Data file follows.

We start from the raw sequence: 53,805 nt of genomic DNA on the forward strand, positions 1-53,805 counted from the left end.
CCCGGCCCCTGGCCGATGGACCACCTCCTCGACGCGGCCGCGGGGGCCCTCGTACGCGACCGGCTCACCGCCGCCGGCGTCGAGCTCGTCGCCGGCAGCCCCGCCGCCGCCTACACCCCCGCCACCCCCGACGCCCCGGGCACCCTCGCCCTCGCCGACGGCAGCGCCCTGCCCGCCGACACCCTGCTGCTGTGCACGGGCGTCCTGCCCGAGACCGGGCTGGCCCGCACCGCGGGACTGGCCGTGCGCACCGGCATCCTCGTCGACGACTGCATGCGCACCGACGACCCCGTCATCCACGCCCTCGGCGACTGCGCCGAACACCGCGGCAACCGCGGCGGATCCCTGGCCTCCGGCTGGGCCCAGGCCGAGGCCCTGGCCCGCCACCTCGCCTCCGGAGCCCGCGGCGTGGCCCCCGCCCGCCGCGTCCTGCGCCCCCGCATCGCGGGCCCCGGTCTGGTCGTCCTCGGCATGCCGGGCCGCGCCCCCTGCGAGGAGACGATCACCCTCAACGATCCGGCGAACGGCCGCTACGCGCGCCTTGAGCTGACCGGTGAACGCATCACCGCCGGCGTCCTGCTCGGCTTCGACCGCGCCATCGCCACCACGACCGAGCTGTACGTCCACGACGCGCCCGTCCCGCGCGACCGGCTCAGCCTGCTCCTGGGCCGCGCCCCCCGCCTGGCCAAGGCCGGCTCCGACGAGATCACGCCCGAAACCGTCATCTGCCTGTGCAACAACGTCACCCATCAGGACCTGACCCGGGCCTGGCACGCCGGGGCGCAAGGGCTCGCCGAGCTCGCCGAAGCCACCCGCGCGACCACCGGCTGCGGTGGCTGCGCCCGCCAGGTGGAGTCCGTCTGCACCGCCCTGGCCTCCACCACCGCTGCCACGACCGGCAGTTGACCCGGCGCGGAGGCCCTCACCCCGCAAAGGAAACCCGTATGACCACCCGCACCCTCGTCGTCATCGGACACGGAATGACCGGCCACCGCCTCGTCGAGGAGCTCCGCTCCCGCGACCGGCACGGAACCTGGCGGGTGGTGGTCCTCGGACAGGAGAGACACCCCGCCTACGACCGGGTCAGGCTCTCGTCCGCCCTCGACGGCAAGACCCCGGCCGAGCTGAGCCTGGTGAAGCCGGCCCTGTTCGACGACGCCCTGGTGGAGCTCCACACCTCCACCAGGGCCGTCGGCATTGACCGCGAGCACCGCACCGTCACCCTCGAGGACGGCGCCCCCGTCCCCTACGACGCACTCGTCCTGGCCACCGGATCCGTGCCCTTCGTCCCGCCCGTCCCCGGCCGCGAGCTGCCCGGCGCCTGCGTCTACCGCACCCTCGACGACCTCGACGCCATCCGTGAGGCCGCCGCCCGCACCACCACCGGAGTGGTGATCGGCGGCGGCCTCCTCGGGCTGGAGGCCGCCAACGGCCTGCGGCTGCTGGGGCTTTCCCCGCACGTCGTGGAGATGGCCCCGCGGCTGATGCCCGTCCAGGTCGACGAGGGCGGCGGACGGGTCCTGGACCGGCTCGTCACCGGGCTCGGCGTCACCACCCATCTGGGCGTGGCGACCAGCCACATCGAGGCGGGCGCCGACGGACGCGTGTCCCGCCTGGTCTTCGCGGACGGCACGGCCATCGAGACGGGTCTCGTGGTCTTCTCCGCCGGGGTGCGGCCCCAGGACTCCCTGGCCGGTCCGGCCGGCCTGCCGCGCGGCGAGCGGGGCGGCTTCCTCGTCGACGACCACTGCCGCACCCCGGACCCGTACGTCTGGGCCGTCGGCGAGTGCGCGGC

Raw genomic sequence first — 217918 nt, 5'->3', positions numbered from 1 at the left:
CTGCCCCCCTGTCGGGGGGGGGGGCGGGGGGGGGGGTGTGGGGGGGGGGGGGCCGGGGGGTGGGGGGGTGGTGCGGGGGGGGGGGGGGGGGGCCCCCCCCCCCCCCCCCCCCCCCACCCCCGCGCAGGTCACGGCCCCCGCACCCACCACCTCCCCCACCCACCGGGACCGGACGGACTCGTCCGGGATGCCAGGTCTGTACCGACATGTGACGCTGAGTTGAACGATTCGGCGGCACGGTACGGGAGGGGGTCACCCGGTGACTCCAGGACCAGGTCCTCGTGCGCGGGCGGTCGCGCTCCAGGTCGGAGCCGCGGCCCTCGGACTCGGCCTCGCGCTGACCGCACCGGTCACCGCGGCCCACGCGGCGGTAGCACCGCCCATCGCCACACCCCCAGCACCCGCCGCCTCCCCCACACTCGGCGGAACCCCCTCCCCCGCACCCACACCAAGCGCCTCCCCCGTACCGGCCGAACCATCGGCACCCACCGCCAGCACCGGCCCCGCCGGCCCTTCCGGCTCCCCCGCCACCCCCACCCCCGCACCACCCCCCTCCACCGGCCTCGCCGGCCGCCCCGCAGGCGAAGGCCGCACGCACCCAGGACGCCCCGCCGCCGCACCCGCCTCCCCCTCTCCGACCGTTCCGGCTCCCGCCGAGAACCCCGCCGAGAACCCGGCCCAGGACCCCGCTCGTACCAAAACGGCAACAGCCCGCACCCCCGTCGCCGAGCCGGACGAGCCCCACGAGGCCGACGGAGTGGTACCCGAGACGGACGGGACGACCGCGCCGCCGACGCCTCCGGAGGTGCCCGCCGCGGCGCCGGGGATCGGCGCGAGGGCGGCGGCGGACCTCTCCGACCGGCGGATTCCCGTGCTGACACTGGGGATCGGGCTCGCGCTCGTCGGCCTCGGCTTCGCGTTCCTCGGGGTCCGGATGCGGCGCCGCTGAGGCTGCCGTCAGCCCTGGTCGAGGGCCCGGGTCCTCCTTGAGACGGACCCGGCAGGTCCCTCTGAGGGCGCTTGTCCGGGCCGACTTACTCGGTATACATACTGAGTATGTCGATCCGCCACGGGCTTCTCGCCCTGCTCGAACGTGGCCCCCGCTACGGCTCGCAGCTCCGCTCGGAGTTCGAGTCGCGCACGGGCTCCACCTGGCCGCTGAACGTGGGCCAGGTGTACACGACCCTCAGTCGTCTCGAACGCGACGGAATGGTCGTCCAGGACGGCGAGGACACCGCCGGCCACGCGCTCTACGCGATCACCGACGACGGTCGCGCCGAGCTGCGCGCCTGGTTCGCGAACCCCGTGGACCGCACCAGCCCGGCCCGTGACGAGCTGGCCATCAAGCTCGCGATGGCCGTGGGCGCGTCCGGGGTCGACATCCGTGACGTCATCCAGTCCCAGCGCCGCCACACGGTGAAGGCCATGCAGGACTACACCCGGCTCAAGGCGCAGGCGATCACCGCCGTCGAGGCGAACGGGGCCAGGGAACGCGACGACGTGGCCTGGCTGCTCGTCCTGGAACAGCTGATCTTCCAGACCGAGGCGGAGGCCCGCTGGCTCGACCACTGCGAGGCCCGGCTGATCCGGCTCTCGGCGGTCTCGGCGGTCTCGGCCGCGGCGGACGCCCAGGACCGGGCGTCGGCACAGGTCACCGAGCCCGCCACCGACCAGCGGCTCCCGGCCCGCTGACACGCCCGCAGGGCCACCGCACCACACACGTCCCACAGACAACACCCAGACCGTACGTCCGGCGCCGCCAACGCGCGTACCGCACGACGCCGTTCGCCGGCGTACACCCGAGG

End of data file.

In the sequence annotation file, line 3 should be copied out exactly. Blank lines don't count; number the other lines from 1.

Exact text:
Raw genomic sequence first — 217918 nt, 5'->3', positions numbered from 1 at the left: